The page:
When is magnetic resonance imaging (MRI) used?
MRI is used to diagnose a wide range of conditions. Your doctor might order an MRI scan to examine the brain, bones, breasts, joints, heart, or other internal organs. MRI is useful when the cause of symptoms is unknown and your doctor needs more detail about the inside of your body.
How does MRI work?
An MRI scanner uses strong magnets and radio waves to produce detailed images. Your body contains magnetic hydrogen atoms, which line up with the system’s magnetic field during an MRI scan. Then, a radio wave knocks the atoms down. The system measures the time it takes for your atoms to return to their initial position, and the computer processes this information to create images. One MRI scan produces many images. Combining images creates a 3D image.
What can I expect during an MRI scan?
You will lie on a bed, which will be moved inside the MRI scanner. Depending on the part of your body being scanned, you will enter with your head first or feet first. Sometimes, a frame is used to cover the body part scanned, and this helps produce a better image. The technologist will be with the MRI computer in a different room, but you will be able to talk to them throughout the test.
The test takes anywhere from 15 to 90 minutes. Electric currents in the scanner make loud tapping noises during the scan. Unless you have had a sedative, you will be able to resume normal activities right after your MRI scan. The radiologist will prepare a report to send to your doctor, who will discuss the results with you. Results are available via Epic MyChart. We are happy to assist you to access MyChart.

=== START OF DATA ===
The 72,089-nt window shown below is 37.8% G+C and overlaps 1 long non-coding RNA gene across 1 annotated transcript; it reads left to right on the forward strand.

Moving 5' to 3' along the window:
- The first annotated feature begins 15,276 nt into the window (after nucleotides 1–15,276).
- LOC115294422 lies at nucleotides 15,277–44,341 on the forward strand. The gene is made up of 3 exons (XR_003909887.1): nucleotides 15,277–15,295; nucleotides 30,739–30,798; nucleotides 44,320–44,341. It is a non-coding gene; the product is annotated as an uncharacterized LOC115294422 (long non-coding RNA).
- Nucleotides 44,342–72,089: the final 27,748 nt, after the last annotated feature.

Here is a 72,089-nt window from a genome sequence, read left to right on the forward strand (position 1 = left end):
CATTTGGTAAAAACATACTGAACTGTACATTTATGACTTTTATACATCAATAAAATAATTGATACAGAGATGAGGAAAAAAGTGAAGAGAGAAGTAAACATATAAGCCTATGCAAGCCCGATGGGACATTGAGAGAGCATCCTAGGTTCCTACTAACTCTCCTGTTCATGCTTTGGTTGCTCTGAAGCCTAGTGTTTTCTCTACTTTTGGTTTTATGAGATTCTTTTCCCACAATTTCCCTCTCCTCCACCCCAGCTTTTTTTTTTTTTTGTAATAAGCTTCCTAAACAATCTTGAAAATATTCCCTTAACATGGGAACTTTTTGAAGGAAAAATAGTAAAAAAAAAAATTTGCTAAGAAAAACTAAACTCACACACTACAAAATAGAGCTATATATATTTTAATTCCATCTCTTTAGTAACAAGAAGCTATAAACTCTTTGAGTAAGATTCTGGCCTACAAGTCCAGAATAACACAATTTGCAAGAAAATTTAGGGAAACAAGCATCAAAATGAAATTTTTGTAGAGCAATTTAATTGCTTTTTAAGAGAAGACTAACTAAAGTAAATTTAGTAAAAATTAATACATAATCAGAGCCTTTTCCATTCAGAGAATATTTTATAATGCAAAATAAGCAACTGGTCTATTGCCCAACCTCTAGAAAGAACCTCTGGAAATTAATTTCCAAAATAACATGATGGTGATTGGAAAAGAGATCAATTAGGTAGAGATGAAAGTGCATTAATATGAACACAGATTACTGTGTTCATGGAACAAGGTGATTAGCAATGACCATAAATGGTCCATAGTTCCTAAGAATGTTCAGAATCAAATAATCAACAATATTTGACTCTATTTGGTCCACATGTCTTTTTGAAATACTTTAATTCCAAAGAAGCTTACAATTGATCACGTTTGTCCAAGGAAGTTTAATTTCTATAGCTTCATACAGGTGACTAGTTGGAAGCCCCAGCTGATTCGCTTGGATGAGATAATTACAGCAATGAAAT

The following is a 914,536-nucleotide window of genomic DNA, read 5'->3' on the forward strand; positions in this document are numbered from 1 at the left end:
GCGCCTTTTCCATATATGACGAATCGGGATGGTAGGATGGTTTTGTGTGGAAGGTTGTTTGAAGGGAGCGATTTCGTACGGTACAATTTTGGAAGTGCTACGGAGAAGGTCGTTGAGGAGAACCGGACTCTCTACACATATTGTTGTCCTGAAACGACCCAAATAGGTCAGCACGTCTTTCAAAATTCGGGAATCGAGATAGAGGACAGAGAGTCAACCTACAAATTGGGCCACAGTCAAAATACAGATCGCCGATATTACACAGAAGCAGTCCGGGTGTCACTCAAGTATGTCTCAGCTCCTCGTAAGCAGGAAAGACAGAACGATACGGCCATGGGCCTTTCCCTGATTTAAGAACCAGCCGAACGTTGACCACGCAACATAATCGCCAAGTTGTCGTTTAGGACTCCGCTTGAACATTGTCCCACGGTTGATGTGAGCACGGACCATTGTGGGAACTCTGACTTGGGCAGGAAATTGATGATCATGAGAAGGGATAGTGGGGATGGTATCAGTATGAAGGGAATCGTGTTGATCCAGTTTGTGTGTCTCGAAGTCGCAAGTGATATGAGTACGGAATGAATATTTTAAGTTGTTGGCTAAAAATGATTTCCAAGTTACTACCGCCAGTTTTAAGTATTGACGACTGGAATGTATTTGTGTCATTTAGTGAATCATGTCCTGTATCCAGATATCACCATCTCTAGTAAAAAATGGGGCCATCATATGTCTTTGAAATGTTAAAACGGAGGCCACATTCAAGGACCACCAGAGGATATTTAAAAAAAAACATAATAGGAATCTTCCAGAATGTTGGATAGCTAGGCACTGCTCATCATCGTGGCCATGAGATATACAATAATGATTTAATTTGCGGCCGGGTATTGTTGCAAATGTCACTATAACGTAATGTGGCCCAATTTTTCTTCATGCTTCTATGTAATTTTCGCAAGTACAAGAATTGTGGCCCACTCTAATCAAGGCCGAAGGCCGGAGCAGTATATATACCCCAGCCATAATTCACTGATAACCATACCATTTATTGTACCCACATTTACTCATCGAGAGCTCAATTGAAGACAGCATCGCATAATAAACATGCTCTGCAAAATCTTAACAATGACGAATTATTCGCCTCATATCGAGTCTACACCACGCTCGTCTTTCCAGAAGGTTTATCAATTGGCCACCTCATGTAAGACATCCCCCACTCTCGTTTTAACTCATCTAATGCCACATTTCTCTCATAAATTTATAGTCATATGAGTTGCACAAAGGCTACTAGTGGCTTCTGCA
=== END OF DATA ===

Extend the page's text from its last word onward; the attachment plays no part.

How should I prepare for an MRI scan?
Your doctor will give you specific instructions on how to prepare for your MRI scan. You should continue to eat normally and take all of your medications unless otherwise directed. It is recommended that you avoid caffeinated beverages. Wear comfortable clothes, and remove any metal objects such as jewelry, watches, glasses, and nail polish.
What are the risks associated with MRI?
MRI is a very safe and effective test. Metal interferes with the test, so you should discuss any possible metal concerns (pacemaker, metal plate, metal clips, insulin pump, tattoo, etc.) with your doctor. If you are in your first trimester of pregnancy, it is recommended that MRI scanning not be performed. A small percentage of people have an allergic reaction to the contrast agent, if used.
MRI at Radiology Associates of Hartford
Radiology Associates of Hartford offers MR Imaging to patients in Bloomfield, Glastonbury, and Enfield. If you are interested in MRI at RAH, please call us at 860-969-6400.